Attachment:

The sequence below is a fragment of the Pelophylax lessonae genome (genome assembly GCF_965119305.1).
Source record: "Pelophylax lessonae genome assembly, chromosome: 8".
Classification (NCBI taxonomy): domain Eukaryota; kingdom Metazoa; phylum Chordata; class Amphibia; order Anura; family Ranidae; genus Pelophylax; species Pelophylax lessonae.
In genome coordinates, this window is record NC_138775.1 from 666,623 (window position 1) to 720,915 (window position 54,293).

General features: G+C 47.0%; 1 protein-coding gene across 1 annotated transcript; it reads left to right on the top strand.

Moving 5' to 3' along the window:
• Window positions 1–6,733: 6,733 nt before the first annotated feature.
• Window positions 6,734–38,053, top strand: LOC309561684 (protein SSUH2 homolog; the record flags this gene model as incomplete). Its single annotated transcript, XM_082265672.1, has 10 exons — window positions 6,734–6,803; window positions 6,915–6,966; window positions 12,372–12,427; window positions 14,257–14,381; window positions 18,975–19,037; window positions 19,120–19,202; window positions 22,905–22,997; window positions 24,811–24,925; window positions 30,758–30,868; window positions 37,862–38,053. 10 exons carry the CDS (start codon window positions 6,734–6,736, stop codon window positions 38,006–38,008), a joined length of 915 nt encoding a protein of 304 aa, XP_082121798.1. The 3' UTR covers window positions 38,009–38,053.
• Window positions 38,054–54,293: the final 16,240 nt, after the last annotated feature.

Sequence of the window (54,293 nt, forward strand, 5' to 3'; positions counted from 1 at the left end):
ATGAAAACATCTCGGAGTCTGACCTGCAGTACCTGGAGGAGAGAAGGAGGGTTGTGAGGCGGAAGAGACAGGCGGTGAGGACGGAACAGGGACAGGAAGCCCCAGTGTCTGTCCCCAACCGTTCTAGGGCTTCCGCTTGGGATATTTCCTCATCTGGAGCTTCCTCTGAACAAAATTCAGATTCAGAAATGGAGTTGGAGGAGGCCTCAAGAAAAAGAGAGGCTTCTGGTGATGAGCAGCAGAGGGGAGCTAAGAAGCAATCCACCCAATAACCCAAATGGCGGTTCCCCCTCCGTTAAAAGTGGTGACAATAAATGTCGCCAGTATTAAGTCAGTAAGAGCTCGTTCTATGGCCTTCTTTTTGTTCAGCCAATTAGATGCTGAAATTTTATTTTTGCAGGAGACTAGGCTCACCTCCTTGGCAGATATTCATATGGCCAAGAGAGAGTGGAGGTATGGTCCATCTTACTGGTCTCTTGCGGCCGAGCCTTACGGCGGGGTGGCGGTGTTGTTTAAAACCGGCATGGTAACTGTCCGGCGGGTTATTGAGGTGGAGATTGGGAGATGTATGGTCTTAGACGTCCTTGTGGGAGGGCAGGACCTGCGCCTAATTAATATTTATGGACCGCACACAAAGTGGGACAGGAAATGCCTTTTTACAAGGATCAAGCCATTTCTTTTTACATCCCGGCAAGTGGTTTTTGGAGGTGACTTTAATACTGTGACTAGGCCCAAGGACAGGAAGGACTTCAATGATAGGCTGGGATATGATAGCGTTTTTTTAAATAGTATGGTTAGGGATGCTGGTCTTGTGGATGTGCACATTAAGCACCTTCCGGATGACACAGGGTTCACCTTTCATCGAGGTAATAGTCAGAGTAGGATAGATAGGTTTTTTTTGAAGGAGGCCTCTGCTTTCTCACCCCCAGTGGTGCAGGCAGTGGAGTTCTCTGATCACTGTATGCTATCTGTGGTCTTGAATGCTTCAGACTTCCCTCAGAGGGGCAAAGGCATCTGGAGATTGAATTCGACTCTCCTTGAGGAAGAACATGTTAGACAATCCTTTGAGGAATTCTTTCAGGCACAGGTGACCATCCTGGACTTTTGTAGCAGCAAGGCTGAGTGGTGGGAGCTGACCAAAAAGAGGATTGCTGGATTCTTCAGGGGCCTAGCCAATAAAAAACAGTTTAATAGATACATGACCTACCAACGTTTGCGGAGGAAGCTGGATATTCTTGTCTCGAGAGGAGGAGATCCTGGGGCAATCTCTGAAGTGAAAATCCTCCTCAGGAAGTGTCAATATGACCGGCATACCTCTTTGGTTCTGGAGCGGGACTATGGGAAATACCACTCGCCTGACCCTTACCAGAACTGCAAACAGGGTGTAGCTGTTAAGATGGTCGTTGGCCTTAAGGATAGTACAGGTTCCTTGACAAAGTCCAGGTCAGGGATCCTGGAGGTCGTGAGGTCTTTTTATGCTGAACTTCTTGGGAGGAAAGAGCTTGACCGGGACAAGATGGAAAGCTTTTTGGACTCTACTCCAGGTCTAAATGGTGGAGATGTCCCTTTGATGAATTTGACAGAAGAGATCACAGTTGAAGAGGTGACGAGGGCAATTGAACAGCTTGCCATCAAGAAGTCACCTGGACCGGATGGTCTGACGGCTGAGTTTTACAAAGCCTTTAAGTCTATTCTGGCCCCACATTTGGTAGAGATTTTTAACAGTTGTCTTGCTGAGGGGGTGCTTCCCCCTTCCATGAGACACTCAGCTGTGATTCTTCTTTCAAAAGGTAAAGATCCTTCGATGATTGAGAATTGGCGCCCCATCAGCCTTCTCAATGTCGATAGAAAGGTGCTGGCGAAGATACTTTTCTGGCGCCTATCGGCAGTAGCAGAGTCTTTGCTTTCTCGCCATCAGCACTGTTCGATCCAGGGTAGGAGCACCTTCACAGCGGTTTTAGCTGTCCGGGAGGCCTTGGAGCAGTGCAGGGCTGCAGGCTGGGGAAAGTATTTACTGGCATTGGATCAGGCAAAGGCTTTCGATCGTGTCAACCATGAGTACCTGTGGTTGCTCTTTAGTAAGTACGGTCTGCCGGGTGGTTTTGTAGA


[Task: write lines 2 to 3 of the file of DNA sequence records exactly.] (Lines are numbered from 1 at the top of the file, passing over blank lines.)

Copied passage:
Source record: "Pelophylax lessonae genome assembly, chromosome: 8".
Classification (NCBI taxonomy): domain Eukaryota; kingdom Metazoa; phylum Chordata; class Amphibia; order Anura; family Ranidae; genus Pelophylax; species Pelophylax lessonae.